Optimal Feed-In Tariff Policies: The Role of Technology Manufacturers
35 Pages Posted: 25 Sep 2015 Last revised: 2 Nov 2018
Date Written: September 24, 2015
This paper models a multi-player environment comprising a grid operator responsible for meeting electricity demands, a photovoltaic (PV) manufacturer, customers who might install PV (solar) systems, and a regulator charged with setting an optimal feed-in tariff (FIT). The grid operator must meet exogenous electricity demand and also buy back all electricity (produced by PV systems) at the FIT set by a regulator, which seeks to minimize grid operator costs. Customers decide whether or not to invest in a PV system. Adoption rates affect the manufacturer and operator by (respectively) establishing the demand for PV and determining how much electricity is fed into the grid. The PV manufacturer's decision variable is the sales price per PV unit. The decisions of all players in the model are intertwined in a way that clearly affects their respective welfare. We demonstrate in particular how technology and market characteristics -- including PV manufacturing cost and market competition -- change the optimal decisions of players and thereby influence the effectiveness of FITs, the number of PV adopters, and the cost to provide the social benefit of on-demand electricity. Our findings confirm the importance of considering technology manufacturers when devising schemes to incentivize adoption of PV systems.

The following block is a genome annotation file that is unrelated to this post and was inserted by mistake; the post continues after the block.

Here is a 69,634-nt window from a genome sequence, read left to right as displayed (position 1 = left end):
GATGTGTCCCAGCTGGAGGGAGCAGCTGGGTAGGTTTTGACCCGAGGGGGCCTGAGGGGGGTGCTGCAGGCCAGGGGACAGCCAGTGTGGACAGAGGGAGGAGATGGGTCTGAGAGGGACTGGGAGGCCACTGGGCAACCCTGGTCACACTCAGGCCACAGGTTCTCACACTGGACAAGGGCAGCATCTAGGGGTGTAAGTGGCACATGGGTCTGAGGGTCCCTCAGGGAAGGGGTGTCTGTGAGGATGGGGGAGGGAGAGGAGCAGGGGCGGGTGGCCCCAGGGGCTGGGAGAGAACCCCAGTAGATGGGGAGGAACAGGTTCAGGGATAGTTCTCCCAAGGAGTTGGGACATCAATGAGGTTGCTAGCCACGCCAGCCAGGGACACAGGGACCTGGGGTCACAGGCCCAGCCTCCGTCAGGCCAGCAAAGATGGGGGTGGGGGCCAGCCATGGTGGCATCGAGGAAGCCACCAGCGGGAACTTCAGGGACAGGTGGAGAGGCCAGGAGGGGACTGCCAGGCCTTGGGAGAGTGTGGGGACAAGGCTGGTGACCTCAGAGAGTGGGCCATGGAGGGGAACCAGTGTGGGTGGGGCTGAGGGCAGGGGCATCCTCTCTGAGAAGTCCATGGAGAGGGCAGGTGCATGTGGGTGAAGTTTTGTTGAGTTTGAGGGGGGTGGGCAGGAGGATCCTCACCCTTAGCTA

Keywords: Feed-in tariff policy, Renewables, Technology adoption
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